In this paper, we show, using exact diagonalization yann07 () (EXD) (in the quantum Hall regime) of the many-body hamiltonian for interacting Dirac electrons occupying the LLL of finite planar graphene samples, that the incompressible correlated electron physics is modified [using zigzag boundary conditions geim09 () (ZBC)] in two main ways: (i) the FQHE excitation energies are significantly attenuated due to depletion of the density of the bulk component of the Dirac electrons spinor, and (ii) the concurrent accumulation of charge at the sample edge underlies the opening of a gap in the many-electron spectrum (increasing with the magnetic field, as observed experimentally), relating to the aforementioned insulating phase.

Underlying the above many-body behavior is the existence of LLL single-particle states of mixed character, exhibiting bulk- [Darwin-Fock-type yann07 () (DF)] and edge-type components of equal weights note56 () (independent of sample size), each residing on a different graphene sublattice. With interelectron repulsion, the bulk component exhibits FQHE characteristics (with excitation energy gaps reduced by a factor of four compared to boundless graphene). The edge component is associated with formation of a single-ring rotating Wigner molecule yann07 () (RWM). The size-independent influence of the graphene edge on the many-body properties ushers a new paradigm, contrasting the commonly accepted expectation that materials bulk properties are unaffected by the detailed configuration or conditions at the surface. peierls () This unique behavior derives from the two-sublattice topology of the graphene net modeled here by the continuous Dirac-Weyl (DW) equation. geim09 ()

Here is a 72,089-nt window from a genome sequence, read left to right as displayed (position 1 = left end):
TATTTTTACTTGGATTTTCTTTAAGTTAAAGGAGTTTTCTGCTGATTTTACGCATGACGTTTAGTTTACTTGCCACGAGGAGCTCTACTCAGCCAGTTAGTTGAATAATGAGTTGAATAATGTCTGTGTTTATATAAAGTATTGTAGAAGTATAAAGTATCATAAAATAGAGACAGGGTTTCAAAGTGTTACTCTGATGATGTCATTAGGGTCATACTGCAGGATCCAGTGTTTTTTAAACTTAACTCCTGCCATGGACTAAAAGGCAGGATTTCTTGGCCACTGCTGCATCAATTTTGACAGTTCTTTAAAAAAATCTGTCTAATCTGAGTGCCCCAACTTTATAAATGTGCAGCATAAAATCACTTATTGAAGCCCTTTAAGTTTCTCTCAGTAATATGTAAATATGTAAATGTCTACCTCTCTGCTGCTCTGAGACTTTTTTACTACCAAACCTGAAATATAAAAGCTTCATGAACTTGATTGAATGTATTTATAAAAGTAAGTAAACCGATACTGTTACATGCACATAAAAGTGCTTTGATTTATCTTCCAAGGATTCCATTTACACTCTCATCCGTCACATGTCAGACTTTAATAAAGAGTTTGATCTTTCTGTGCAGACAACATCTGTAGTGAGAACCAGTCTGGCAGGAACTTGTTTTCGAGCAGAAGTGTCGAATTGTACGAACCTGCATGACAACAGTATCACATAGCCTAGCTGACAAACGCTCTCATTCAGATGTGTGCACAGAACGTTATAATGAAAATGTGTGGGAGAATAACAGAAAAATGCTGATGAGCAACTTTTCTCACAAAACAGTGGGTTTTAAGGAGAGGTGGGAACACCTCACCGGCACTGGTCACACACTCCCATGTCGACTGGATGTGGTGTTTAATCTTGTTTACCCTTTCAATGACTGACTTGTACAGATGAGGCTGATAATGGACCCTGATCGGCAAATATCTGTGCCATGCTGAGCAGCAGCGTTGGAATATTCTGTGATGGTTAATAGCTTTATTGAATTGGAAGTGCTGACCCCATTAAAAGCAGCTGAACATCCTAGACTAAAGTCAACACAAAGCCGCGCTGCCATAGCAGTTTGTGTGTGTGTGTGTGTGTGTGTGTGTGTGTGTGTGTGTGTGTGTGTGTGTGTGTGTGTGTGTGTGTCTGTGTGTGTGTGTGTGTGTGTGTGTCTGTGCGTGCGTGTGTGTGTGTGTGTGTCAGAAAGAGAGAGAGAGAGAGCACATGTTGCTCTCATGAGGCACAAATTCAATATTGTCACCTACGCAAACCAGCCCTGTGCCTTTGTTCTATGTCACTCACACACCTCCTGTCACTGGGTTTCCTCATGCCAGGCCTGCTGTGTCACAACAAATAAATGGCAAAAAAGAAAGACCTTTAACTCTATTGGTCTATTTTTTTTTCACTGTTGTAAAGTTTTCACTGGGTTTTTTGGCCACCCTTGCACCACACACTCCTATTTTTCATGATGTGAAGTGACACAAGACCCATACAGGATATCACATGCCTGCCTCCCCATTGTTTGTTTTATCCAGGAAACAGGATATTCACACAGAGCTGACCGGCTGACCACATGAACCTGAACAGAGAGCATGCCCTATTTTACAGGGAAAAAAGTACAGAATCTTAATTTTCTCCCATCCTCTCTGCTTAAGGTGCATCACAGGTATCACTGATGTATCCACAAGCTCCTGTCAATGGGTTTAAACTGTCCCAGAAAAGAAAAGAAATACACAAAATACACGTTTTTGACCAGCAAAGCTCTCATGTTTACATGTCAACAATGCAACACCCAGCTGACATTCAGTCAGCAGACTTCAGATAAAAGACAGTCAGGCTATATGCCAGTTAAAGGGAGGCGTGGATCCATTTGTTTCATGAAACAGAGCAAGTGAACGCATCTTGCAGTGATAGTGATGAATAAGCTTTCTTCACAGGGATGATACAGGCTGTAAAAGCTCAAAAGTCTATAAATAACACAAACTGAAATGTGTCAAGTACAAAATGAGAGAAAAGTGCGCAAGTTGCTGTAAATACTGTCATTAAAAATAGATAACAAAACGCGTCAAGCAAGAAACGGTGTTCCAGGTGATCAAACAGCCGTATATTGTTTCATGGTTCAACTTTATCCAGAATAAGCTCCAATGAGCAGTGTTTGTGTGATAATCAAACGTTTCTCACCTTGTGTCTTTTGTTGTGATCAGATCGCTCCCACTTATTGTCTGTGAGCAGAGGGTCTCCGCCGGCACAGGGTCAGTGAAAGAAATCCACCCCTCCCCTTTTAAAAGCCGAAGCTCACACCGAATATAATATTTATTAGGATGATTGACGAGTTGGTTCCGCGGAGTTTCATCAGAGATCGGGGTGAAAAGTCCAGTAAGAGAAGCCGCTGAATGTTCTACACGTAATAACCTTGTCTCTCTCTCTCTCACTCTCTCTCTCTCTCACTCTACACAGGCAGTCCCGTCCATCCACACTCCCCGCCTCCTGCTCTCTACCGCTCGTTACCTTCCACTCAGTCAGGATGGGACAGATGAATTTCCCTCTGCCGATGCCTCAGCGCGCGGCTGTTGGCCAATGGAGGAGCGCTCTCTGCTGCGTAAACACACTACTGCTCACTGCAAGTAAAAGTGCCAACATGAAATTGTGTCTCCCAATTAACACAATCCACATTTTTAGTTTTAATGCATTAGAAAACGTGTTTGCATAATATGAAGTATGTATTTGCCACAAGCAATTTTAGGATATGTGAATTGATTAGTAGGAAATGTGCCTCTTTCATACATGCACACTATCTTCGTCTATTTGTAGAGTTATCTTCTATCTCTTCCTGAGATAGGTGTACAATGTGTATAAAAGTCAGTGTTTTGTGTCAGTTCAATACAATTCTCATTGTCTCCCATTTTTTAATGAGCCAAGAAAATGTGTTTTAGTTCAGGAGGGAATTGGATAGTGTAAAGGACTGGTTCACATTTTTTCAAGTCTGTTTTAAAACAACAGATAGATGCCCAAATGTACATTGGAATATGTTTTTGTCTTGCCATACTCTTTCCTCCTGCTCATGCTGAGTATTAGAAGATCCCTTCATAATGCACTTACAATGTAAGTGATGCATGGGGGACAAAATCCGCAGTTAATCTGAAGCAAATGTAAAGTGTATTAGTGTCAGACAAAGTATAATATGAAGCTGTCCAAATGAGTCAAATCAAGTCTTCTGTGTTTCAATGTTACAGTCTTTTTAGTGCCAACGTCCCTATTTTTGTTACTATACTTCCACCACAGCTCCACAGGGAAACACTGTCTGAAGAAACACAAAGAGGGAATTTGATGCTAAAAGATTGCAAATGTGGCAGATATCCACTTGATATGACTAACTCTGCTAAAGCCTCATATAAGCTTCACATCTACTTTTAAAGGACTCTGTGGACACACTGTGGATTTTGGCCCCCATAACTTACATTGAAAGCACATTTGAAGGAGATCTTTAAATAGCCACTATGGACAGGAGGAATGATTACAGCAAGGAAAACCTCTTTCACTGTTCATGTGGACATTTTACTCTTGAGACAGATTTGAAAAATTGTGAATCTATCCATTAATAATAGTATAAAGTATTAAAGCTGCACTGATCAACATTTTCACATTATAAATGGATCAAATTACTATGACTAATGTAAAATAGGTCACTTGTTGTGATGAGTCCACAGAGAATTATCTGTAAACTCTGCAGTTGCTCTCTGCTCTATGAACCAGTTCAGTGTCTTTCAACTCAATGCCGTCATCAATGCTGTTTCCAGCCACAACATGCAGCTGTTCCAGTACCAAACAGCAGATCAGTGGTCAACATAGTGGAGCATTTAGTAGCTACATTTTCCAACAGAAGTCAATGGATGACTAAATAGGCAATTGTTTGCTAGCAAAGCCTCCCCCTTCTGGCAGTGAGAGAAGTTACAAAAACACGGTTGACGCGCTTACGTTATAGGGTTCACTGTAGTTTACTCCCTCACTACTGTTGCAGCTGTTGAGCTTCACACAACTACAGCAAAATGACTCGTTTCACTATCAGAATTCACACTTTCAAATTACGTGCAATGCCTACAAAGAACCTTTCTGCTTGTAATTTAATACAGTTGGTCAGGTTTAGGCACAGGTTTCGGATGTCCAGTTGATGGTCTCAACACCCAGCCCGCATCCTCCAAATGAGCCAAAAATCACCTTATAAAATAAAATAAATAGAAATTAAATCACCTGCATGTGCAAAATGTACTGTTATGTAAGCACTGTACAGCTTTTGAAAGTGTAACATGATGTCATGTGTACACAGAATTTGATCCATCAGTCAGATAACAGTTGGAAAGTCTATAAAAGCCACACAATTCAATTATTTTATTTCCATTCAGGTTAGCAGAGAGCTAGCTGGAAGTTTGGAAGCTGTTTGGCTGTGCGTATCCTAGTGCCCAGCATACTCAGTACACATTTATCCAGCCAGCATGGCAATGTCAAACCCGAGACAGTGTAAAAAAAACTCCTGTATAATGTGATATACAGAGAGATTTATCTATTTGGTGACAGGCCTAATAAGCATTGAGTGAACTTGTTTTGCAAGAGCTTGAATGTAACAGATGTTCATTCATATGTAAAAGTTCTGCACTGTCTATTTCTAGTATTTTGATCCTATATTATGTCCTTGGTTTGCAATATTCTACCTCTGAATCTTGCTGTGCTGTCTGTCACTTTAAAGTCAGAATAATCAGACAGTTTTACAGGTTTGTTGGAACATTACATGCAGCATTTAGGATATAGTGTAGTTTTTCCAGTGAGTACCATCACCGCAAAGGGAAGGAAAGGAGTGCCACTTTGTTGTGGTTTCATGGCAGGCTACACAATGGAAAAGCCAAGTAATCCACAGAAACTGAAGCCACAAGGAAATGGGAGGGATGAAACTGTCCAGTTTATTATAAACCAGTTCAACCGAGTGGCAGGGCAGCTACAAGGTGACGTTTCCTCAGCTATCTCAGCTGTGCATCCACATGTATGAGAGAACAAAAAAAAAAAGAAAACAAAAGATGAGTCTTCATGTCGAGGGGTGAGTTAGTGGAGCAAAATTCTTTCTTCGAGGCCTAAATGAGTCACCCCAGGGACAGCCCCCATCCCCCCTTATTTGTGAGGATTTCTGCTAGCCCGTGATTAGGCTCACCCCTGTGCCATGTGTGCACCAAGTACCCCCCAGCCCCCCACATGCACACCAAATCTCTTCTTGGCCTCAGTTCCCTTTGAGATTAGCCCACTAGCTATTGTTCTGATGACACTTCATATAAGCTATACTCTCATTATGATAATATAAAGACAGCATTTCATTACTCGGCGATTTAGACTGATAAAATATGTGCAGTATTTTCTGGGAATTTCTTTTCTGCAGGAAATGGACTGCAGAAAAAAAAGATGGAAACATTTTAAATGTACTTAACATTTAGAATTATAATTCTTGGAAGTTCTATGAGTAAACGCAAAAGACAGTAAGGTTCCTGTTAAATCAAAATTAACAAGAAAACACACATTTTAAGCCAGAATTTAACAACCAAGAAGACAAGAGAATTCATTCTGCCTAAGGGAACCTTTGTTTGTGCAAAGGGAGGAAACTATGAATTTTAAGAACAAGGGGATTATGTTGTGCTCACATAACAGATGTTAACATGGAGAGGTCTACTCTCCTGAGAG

An important element in our approach is formulation of the solutions of the Dirac-Weyl equation (with the zigzag boundary conditions) using the Kummer confluent hypergeometric function. abrabook () This formulation provides systematic analytical insights into the nature of the DW single-particle states (bulk and edge), as well as it permits efficient and accurate numerical evaluations (with the help of algebraic computer languages mathbook ()).